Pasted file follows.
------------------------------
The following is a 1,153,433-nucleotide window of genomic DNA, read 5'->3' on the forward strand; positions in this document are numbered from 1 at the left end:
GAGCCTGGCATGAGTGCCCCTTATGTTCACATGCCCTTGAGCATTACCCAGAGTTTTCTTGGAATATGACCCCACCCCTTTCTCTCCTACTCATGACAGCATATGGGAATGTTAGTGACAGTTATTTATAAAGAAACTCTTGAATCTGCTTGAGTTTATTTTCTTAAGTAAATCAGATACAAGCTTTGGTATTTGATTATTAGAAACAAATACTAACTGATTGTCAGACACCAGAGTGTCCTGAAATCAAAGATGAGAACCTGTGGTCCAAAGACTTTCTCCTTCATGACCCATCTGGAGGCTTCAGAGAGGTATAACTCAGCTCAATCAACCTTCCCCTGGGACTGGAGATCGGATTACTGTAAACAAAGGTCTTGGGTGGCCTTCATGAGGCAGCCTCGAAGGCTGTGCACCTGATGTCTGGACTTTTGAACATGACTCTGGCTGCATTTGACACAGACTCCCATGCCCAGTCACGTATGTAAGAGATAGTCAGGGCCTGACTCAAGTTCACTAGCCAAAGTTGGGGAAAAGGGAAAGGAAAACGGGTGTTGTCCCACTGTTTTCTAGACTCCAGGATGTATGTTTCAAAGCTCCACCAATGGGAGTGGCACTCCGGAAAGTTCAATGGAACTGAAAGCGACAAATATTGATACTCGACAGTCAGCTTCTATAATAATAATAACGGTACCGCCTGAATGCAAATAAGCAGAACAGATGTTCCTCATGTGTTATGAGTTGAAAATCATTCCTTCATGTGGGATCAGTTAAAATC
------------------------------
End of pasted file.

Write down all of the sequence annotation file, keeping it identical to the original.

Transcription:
The following is a 1,153,433-nucleotide window of genomic DNA, read 5'->3' on the forward strand; positions in this document are numbered from 1 at the left end:
GAGCCTGGCATGAGTGCCCCTTATGTTCACATGCCCTTGAGCATTACCCAGAGTTTTCTTGGAATATGACCCCACCCCTTTCTCTCCTACTCATGACAGCATATGGGAATGTTAGTGACAGTTATTTATAAAGAAACTCTTGAATCTGCTTGAGTTTATTTTCTTAAGTAAATCAGATACAAGCTTTGGTATTTGATTATTAGAAACAAATACTAACTGATTGTCAGACACCAGAGTGTCCTGAAATCAAAGATGAGAACCTGTGGTCCAAAGACTTTCTCCTTCATGACCCATCTGGAGGCTTCAGAGAGGTATAACTCAGCTCAATCAACCTTCCCCTGGGACTGGAGATCGGATTACTGTAAACAAAGGTCTTGGGTGGCCTTCATGAGGCAGCCTCGAAGGCTGTGCACCTGATGTCTGGACTTTTGAACATGACTCTGGCTGCATTTGACACAGACTCCCATGCCCAGTCACGTATGTAAGAGATAGTCAGGGCCTGACTCAAGTTCACTAGCCAAAGTTGGGGAAAAGGGAAAGGAAAACGGGTGTTGTCCCACTGTTTTCTAGACTCCAGGATGTATGTTTCAAAGCTCCACCAATGGGAGTGGCACTCCGGAAAGTTCAATGGAACTGAAAGCGACAAATATTGATACTCGACAGTCAGCTTCTATAATAATAATAACGGTACCGCCTGAATGCAAATAAGCAGAACAGATGTTCCTCATGTGTTATGAGTTGAAAATCATTCCTTCATGTGGGATCAGTTAAAATC